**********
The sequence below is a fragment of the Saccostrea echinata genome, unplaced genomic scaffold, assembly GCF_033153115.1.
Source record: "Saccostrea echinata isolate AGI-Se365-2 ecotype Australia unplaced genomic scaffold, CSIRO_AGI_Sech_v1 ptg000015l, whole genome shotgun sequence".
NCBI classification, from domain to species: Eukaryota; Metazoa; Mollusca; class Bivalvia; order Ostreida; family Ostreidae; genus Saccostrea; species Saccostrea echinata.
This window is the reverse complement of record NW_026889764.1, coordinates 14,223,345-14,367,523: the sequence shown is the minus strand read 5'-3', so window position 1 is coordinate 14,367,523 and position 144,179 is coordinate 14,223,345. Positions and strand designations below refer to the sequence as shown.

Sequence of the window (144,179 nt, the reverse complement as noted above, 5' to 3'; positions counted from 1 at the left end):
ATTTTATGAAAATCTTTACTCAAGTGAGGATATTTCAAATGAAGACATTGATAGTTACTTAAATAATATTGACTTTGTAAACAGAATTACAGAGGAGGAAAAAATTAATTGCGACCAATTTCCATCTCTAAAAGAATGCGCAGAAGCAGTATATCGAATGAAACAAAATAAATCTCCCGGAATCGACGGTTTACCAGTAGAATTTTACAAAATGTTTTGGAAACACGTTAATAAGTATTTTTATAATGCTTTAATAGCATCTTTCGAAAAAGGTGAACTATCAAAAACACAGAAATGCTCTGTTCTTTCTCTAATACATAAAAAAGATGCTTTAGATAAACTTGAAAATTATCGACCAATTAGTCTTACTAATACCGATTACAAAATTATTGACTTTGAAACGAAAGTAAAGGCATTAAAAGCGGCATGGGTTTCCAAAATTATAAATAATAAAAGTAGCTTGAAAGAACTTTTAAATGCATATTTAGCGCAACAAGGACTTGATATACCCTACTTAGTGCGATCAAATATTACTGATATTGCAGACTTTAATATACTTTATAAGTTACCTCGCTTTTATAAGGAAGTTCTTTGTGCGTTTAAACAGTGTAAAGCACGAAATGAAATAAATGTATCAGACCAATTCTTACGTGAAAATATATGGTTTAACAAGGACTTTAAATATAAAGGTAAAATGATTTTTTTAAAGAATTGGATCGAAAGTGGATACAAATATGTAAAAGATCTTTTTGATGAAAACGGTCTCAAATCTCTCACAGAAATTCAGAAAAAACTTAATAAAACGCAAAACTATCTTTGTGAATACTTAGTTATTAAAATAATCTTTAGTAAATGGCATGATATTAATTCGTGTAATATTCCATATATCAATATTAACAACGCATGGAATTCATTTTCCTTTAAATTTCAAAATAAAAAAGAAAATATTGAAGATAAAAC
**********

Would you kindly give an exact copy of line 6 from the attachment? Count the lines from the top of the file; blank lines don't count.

ATTTTATGAAAATCTTTACTCAAGTGAGGATATTTCAAATGAAGACATTGATAGTTACTTAAATAATATTGACTTTGTAAACAGAATTACAGAGGAGGAAAAAATTAATTGCGACCAATTTCCATCTCTAAAAGAATGCGCAGAAGCAGTATATCGAATGAAACAAAATAAATCTCCCGGAATCGACGGTTTACCAGTAGAATTTTACAAAATGTTTTGGAAACACGTTAATAAGTATTTTTATAATGCTTTAATAGCATCTTTCGAAAAAGGTGAACTATCAAAAACACAGAAATGCTCTGTTCTTTCTCTAATACATAAAAAAGATGCTTTAGATAAACTTGAAAATTATCGACCAATTAGTCTTACTAATACCGATTACAAAATTATTGACTTTGAAACGAAAGTAAAGGCATTAAAAGCGGCATGGGTTTCCAAAATTATAAATAATAAAAGTAGCTTGAAAGAACTTTTAAATGCATATTTAGCGCAACAAGGACTTGATATACCCTACTTAGTGCGATCAAATATTACTGATATTGCAGACTTTAATATACTTTATAAGTTACCTCGCTTTTATAAGGAAGTTCTTTGTGCGTTTAAACAGTGTAAAGCACGAAATGAAATAAATGTATCAGACCAATTCTTACGTGAAAATATATGGTTTAACAAGGACTTTAAATATAAAGGTAAAATGATTTTTTTAAAGAATTGGATCGAAAGTGGATACAAATATGTAAAAGATCTTTTTGATGAAAACGGTCTCAAATCTCTCACAGAAATTCAGAAAAAACTTAATAAAACGCAAAACTATCTTTGTGAATACTTAGTTATTAAAATAATCTTTAGTAAATGGCATGATATTAATTCGTGTAATATTCCATATATCAATATTAACAACGCATGGAATTCATTTTCCTTTAAATTTCAAAATAAAAAAGAAAATATTGAAGATAAAAC